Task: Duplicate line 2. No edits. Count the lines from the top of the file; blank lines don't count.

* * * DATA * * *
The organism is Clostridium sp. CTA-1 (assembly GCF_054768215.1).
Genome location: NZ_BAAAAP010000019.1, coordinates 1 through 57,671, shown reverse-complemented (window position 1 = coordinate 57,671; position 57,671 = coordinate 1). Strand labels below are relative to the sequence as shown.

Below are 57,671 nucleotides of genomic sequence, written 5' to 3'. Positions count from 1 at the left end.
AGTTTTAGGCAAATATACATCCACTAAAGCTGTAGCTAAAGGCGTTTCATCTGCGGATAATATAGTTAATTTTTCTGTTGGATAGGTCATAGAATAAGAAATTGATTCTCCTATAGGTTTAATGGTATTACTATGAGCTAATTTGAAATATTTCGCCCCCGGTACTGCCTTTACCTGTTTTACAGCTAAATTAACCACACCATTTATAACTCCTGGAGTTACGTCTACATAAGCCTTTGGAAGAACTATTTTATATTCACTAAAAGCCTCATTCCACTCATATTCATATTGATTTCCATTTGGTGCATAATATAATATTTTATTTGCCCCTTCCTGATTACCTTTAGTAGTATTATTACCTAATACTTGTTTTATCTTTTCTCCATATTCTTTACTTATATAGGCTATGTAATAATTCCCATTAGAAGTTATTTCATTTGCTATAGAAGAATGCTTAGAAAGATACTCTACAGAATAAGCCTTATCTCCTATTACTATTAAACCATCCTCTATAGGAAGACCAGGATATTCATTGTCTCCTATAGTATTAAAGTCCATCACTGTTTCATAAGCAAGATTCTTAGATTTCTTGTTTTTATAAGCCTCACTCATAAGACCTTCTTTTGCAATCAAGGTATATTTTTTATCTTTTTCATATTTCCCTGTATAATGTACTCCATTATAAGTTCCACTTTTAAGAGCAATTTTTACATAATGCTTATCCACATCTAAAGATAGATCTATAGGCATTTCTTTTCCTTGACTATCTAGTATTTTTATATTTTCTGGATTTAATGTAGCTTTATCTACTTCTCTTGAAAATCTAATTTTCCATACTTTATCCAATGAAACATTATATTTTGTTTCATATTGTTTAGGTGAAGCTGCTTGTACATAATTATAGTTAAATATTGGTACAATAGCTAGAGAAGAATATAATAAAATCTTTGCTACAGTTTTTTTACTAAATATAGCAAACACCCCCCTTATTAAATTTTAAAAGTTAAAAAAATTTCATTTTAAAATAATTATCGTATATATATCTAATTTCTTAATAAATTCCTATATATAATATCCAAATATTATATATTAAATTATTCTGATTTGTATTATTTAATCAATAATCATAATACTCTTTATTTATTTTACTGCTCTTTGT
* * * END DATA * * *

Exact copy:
Genome location: NZ_BAAAAP010000019.1, coordinates 1 through 57,671, shown reverse-complemented (window position 1 = coordinate 57,671; position 57,671 = coordinate 1). Strand labels below are relative to the sequence as shown.